Balance of Power: Enemies foreign and domestic?

KUSA - ISIS is adding terror groups to its network while engaged in battle on its home turf, Iran has Republicans and Democrats in a war of words in this country, and Hillary Clinton is fending of critics over her exclusive use of a personal email account while serving as the nation's top diplomat in the Obama administration.

All of which makes propels foreign policy into an usually prominent position in the early run-up to the 2016 election.

On today's show, former US ambassador to Iraq, Cristopher Hill (now dean of international studies at the University of Denver) and 9NEWS political analyst Floyd Ciruli share their thoughts on how it's all shaping up.

Balance of Power airs every Sunday at 8:50 a.m. on 9NEWS, right before NBC's Meet the Press. Episodes and extended interviews are posted on Sundays to

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The self-declared "Islamic State" accepted a pledge of allegiance from Boko Haram, the militant group which became a household name after kidnapping hundreds of Nigerian schoolgirls.

Hill doubts the union will bring some of the violent displays ISIS has put on into Africa.

"I think what's been going on in Africa has been going on for several months, even years," Hill said. "The fact that they have pledge allegiance to ISIS, I don't think changes the equation. The real issue is what's going on locally."

Ciruli said the bigger impact of the story may be in the US.

"The spreading does affect American public opinion," Ciruli said. "You can see the public is just getting more and more concerned about foreign policy. It's become the topic."


47 Republican members of the US Senate signed a letter to Iran with the intent of casting doubt on a possible nuclear deal being negotiated by the White House.

While some of the signers have tried to soften the backlash, Democrats have pounced on the signers with some liberals calling them "traitors."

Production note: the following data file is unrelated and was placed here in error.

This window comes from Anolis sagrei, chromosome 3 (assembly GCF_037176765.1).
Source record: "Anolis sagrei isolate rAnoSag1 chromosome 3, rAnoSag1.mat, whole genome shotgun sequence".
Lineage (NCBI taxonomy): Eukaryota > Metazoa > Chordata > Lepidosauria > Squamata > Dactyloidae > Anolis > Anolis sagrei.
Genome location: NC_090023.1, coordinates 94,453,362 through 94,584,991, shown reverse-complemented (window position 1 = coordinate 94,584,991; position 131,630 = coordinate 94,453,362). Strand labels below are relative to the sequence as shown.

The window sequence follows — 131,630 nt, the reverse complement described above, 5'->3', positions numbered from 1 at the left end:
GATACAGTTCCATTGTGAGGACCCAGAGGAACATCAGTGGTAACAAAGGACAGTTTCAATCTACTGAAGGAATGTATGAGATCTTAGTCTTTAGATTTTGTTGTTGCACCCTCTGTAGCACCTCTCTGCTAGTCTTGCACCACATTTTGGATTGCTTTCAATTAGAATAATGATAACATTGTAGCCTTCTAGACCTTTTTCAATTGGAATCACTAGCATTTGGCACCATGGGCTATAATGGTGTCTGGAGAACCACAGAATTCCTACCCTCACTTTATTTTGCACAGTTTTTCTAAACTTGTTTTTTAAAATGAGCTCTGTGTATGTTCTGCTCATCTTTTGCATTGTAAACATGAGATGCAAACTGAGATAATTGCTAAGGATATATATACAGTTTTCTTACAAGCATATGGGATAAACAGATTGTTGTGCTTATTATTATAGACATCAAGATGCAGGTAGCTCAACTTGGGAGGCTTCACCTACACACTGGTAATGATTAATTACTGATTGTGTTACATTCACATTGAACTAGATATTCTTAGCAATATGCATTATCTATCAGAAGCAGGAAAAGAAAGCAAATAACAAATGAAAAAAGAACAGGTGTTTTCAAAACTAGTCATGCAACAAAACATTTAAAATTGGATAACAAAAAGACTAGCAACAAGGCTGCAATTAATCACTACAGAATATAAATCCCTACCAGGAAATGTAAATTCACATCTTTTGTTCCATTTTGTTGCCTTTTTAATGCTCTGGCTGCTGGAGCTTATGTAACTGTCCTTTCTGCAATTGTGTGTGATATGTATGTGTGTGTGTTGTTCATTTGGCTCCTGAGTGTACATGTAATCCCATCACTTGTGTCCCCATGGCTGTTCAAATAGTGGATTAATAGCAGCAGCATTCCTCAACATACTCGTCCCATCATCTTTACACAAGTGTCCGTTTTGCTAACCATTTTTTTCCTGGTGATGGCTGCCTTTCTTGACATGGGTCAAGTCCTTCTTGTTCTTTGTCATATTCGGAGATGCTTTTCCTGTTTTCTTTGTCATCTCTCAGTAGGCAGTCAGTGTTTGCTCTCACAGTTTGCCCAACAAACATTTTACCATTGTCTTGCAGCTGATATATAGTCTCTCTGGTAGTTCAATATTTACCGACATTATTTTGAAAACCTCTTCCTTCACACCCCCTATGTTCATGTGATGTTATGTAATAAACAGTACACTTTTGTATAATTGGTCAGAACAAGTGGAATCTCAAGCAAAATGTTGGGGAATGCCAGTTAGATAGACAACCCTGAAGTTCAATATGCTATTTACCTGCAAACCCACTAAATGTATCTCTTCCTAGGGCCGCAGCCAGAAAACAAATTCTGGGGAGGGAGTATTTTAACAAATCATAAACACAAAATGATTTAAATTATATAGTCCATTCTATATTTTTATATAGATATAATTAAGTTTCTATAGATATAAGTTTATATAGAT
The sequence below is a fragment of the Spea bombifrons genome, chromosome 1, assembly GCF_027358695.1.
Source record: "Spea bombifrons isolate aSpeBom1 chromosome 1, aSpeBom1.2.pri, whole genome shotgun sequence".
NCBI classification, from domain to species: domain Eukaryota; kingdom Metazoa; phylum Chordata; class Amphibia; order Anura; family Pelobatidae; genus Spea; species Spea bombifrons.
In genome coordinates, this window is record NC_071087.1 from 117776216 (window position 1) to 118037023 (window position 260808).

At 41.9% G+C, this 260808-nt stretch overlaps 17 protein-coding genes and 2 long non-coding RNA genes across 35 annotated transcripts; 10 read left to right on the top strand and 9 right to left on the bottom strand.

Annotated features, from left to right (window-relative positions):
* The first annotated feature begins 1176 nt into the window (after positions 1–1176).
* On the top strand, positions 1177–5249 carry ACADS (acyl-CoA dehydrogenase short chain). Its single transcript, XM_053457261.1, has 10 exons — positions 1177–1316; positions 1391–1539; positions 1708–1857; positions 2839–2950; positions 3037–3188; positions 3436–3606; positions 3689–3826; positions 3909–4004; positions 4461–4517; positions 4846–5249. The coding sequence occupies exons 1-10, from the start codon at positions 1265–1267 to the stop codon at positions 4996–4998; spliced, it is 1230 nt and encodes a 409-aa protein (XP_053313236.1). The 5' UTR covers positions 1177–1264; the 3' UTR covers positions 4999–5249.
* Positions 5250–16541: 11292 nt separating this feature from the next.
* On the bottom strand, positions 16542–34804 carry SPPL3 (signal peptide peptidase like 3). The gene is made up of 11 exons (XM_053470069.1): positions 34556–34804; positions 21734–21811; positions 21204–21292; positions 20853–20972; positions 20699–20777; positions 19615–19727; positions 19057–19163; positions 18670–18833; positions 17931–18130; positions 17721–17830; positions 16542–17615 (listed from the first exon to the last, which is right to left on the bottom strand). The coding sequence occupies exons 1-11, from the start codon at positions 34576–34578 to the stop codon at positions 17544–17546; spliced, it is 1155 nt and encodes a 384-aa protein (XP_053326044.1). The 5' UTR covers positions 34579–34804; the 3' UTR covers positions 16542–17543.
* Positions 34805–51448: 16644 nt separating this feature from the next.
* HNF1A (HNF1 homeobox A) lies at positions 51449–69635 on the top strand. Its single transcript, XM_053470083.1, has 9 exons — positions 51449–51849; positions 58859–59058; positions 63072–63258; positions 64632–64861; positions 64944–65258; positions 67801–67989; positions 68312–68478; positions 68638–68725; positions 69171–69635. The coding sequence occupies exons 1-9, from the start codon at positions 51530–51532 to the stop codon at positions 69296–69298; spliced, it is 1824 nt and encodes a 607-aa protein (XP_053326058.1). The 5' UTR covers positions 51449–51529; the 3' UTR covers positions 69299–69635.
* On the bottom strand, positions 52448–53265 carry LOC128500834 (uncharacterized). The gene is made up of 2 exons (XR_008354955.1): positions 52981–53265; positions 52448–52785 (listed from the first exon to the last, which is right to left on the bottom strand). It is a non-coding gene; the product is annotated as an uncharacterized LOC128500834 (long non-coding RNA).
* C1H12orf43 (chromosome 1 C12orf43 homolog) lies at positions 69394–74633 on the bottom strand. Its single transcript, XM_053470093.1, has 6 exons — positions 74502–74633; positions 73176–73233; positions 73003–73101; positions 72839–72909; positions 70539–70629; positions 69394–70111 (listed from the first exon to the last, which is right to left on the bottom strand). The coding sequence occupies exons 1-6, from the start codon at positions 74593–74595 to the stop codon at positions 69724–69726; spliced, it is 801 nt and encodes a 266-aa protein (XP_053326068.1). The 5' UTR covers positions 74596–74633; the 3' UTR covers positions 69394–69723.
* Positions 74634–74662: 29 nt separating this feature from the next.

"It's pretty close to unprecedented," Hill said.

The ambassador said he doesn't see the letter having a major impact on the nuclear talks, but added that "to some extent I think it makes us all look weak."

Politically, Ciruli thinks it could be a mixed bag for the GOP signers.

"I think short-term there was some damage, and you saw the Republicans playing some defense. But I think the long term is a little less clear," Ciruli said. "I think the public is a cynical about whether we're going to stop Iran from getting the bomb. I also think the President's own foreign policy credentials have kind of gone down."

The issue has touched off over-the-top rhetoric that Ciruli argues makes no one look good.

"We all feel that Washington is so dysfunctional that it would be hard to label one party worse than the other," Ciruli said.


The controversy of Hillary Clinton's exclusive use of a private email account during her tenure as secretary of state hasn't died down much.

When 9NEWS political reporter asked Hill why someone in Clinton's position might choose to do that, Hill replied, "I think a lot of people who came in with her had been together during the campaign, they're kind of used to what each other's emails were, so I think they kind of kept that campaign email group of people."

Hill did stress that more serious matters were typically not handled via email in his experience with the state department.

9NEWS anchor Kyle Clark asked Ciruli to weigh in on the prospects of the email controversy sticking in the minds of average voters.

"Her not handling it for the first week or so has actually hurt her," Ciruli said. "It's probably going to be the first question she gets when she announces. What about the emails?"

Clinton's public response so far has been insufficient, Ciruli argued, and it's not going to die down in the short term.

(KUSA-TV © 2015 Multimedia Holdings Corporation)


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